Pigeon Hole sat down with us at Bamboo Bass Festival to chat about their history with Sleeveless Records, their goals as artists, and their plans for the future.
Lee Napthine and Colin McCue are better known as Victoria-based bass music duo Pigeon Hole. Thriving for years in the hip-hop world, Pigeon Hole was eventually struck by the charm of electronic music and slowly gravitated to that realm, bringing their hip-hop roots with them.
Through the development of their sound and dual identity, they’ve been lighting up the scene with their energy and fresh perspective. After eventually reconnecting with their old hometown friend Stylust, they soon became an irreplaceable part of the Sleeveless family.
With a little luck and a lot of hard work, Pigeon Hole is making themselves known and embedding themselves further in the West Coast bass music scene with an ever-widening reach. One testament to this, among many, is their presence in Shambhala’s official 2018 trailer.
Check out our interview with Pigeon Hole from Bamboo Bass Festival and learn more about their history with the festival, their development as artists, and why the British Columbia festival scene has given rise so many talented West Coast musicians.
Stream Pigeon Hole’s Shambhala Music Festival Series Mix on SoundCloud:
Let’s start with Bamboo Bass Festival. What about this festival stands out to you guys vs the others you’ve played/ been to?
Colin: For one, obviously, the location. We’re in a beautiful place, and it’s cool because you wind up running into so many familiar faces and artists from back home. But it feels like you’re all on a huge group vacation together.
Lee: And I think as far as going outside of North America and places in Europe, being able to come down to a tropical country for a bass music specific festival is a rarity.
Absolutely! Have you been to a bass music festival anywhere else, really?
Colin: Yeah, for sure. We’ve played Emissions in California, which is pretty much just strictly bass music.
So you started in the 90’s with hip-hop. What brought you to the electronic realm?
Colin: I mean we started playing festivals and raves as a hip-hop group and just like seeing the music that like other producers were making and playing on these huge sound systems, and just the reactions they were getting from the crowd. And the reaction that we were having to it.
It was just like, we got really into it, and all of a sudden that was the kind of music we were listening to more. And that was just inspiring what we were doing. Things just kind of naturally took a turn like that for us, and all of a sudden we were making totally different stuff from when we started out making.
Lee: We had been making hip hop music for like 15 years. I mean, we started off in high school. Touring around with the Sweatshop Union. And I think the group itself, Sweatshop Union, was kinda coming to an end with the other guys all having families and other parts of their lives. But me and him, we were just getting involved and influenced by a whole new set of festivals and music that was coming out at the time that we just didn’t want to stop. And keep evolving.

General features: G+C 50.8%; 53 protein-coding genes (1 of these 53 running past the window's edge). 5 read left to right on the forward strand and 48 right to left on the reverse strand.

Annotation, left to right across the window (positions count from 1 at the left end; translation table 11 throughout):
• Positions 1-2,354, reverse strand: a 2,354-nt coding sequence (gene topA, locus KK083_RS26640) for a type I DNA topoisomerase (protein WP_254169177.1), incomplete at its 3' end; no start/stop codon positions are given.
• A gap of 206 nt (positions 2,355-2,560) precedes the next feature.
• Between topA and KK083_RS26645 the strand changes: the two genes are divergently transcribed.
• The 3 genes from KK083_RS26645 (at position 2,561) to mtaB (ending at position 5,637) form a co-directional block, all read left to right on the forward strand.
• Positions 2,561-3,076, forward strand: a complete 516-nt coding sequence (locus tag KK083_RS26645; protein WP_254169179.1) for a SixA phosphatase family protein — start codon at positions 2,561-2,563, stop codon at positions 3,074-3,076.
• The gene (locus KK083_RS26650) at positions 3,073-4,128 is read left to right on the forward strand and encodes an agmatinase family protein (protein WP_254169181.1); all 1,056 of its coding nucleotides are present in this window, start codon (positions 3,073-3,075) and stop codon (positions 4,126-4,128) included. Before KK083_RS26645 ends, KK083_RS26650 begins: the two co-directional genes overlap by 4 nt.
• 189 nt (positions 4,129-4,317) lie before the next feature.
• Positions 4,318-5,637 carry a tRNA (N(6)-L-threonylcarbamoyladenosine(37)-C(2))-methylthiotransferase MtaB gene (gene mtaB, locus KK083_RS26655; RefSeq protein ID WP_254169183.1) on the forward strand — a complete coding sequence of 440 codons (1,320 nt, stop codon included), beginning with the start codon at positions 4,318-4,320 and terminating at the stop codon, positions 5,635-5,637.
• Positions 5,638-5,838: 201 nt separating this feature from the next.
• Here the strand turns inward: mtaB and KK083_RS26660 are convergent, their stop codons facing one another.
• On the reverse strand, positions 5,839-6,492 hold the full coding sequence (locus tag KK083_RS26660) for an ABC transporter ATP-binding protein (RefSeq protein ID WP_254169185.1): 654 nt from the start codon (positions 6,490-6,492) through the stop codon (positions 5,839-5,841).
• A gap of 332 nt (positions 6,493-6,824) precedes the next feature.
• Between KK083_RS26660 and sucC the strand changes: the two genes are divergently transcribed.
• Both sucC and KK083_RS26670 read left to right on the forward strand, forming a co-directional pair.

Colin: I mean, I think for us, part of our sound and what we really like about music, and one thing that attracts us to music, both as listeners and watching other people perform, is kind of like an energy and excitement thing. And so, coming into this world, like the shows were hype, the crowds were hype, everyone was connecting and getting right into it, ya know what I mean? Whereas, at that point when we were kinda doing hip-hop, you didn’t really get that…
Lee: …that primal energy. The music had gotten kinda subdued a bit, it had become either mainstream or some of it super underground, but the energy itself had really taken a dip.
What inspires your music now?
Colin: I mean, I guess, still the same kind of thing: that excitement and energy. I think that’s one thing I love about music and why I continue to do it. It makes me feel alive and excited about life. It totally gives you like a refreshed outlook on life. You know when you go to a good show and you hear a rad song, it just cranks up the volume on life in general.
Lee: Ya, it’s kind of like, if you meet me on a dead day, I’m usually a pretty subdued, quiet person. But if you find me making a song where I’m in the zone in the studio, or you see me on stage for that hour, it’s a huge release being able to be up there, and have that kind of energy output.
Colin: So, coming across other artists where they make songs that give you that feeling, it’s just like more fuel to the fire. It just pushed you to give that feeling to someone else.
It’s amazing that you can initiate that feedback between artist and audience. It’s a conversation.
Colin: Oh, absolutely!
Lee: Exactly, it’s a relationship. It all starts with… well, who knows where it starts? It’s a chicken and egg thing. Sometimes you can go to a dead crowd and you either have to charge them up, or they need to charge you up.
What connected you to Stylust?
Colin: We’ve actually known Stylust for years and years, back when we were strictly a hip-hop group; back when he lived in Vancouver, he used to run a studio as an engineer. We recorded a lot of our earlier hip-hop records with him in the studio just as an engineer.
He was just a homie from back home that we knew. And then he moved away and started producing and DJing and things really took off for him. It just happened to coincide where we kind of switched lanes. He had kind of laid this groundwork and had a home base for us to kind of find a home for our music, which is rad.
Just in the right place at the right time, kinda thing.
Colin: For sure, yeah! And that’s the trippy thing about this whole world for us is we are constantly running into friends from back in the day, in our hip-hop world, who now you wind up finding out “so and so” is a DJ. They’re living across the country over here, or whatever. You show up at a party and they’re there doing their thing. It’s a trip; it’s such a small world.
Did joining Sleeveless Records alter your dynamic or style, or did that coincide with the organic change you were already going through?
Lee: No, I think Geoff was already creating kind of a vibe for his label that was suited to what we were doing. ‘Cause we’re both West Coast, ex-hip-hop producers, right? So the influence of hip-hop was always there… The West Coast sound was always there. Just was a natural fit.
Why has British Columbia been developing so much amazing music?
Lee: It’s gotta be the festival culture! I think if you really look up and you look at Bass Coast and Shambhala, you’re looking at the two, not the biggest, but two maybe of the foremost best festivals on the West Coast, which is already a massive festival culture.